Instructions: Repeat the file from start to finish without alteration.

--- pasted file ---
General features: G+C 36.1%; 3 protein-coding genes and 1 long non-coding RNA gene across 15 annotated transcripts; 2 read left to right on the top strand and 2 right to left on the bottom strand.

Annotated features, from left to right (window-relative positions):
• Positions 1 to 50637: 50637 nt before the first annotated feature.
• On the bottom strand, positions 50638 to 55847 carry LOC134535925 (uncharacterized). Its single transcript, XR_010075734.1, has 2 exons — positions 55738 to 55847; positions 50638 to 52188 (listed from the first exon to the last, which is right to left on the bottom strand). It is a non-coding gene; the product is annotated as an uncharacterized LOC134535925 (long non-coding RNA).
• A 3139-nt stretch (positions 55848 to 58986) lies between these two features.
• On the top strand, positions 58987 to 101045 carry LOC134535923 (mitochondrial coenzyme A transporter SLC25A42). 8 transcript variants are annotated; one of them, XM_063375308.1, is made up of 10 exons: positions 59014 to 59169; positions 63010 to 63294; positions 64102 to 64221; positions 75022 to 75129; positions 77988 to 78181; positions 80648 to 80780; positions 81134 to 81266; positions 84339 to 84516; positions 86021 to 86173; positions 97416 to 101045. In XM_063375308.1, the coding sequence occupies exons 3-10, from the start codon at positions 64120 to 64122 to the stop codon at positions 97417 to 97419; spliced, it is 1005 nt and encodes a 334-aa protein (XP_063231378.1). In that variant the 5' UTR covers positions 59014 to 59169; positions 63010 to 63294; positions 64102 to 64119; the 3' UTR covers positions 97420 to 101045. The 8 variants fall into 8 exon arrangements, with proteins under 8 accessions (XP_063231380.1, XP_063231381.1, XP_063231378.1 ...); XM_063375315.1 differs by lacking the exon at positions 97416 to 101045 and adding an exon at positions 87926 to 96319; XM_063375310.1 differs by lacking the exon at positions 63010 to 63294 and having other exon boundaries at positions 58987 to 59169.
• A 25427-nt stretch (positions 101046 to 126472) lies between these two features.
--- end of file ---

General features: G+C 36.1%; 3 protein-coding genes and 1 long non-coding RNA gene across 15 annotated transcripts; 2 read left to right on the top strand and 2 right to left on the bottom strand.

Annotated features, from left to right (window-relative positions):
• Positions 1 to 50637: 50637 nt before the first annotated feature.
• On the bottom strand, positions 50638 to 55847 carry LOC134535925 (uncharacterized). Its single transcript, XR_010075734.1, has 2 exons — positions 55738 to 55847; positions 50638 to 52188 (listed from the first exon to the last, which is right to left on the bottom strand). It is a non-coding gene; the product is annotated as an uncharacterized LOC134535925 (long non-coding RNA).
• A 3139-nt stretch (positions 55848 to 58986) lies between these two features.
• On the top strand, positions 58987 to 101045 carry LOC134535923 (mitochondrial coenzyme A transporter SLC25A42). 8 transcript variants are annotated; one of them, XM_063375308.1, is made up of 10 exons: positions 59014 to 59169; positions 63010 to 63294; positions 64102 to 64221; positions 75022 to 75129; positions 77988 to 78181; positions 80648 to 80780; positions 81134 to 81266; positions 84339 to 84516; positions 86021 to 86173; positions 97416 to 101045. In XM_063375308.1, the coding sequence occupies exons 3-10, from the start codon at positions 64120 to 64122 to the stop codon at positions 97417 to 97419; spliced, it is 1005 nt and encodes a 334-aa protein (XP_063231378.1). In that variant the 5' UTR covers positions 59014 to 59169; positions 63010 to 63294; positions 64102 to 64119; the 3' UTR covers positions 97420 to 101045. The 8 variants fall into 8 exon arrangements, with proteins under 8 accessions (XP_063231380.1, XP_063231381.1, XP_063231378.1 ...); XM_063375315.1 differs by lacking the exon at positions 97416 to 101045 and adding an exon at positions 87926 to 96319; XM_063375310.1 differs by lacking the exon at positions 63010 to 63294 and having other exon boundaries at positions 58987 to 59169.
• A 25427-nt stretch (positions 101046 to 126472) lies between these two features.